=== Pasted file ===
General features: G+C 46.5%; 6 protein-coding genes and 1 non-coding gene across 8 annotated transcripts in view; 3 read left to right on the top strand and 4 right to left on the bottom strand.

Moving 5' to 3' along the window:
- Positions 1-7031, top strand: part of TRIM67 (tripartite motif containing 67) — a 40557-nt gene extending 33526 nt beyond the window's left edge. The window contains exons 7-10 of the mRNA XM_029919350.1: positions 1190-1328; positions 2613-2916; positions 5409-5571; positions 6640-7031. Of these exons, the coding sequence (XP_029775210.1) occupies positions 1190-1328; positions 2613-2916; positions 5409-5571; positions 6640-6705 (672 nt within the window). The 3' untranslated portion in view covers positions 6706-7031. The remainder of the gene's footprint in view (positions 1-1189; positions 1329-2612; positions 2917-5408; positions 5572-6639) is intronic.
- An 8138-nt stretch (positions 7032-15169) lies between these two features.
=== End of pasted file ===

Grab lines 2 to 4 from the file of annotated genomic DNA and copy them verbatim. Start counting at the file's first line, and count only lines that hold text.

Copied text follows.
Moving 5' to 3' along the window:
- Positions 1-7031, top strand: part of TRIM67 (tripartite motif containing 67) — a 40557-nt gene extending 33526 nt beyond the window's left edge. The window contains exons 7-10 of the mRNA XM_029919350.1: positions 1190-1328; positions 2613-2916; positions 5409-5571; positions 6640-7031. Of these exons, the coding sequence (XP_029775210.1) occupies positions 1190-1328; positions 2613-2916; positions 5409-5571; positions 6640-6705 (672 nt within the window). The 3' untranslated portion in view covers positions 6706-7031. The remainder of the gene's footprint in view (positions 1-1189; positions 1329-2612; positions 2917-5408; positions 5572-6639) is intronic.
- An 8138-nt stretch (positions 7032-15169) lies between these two features.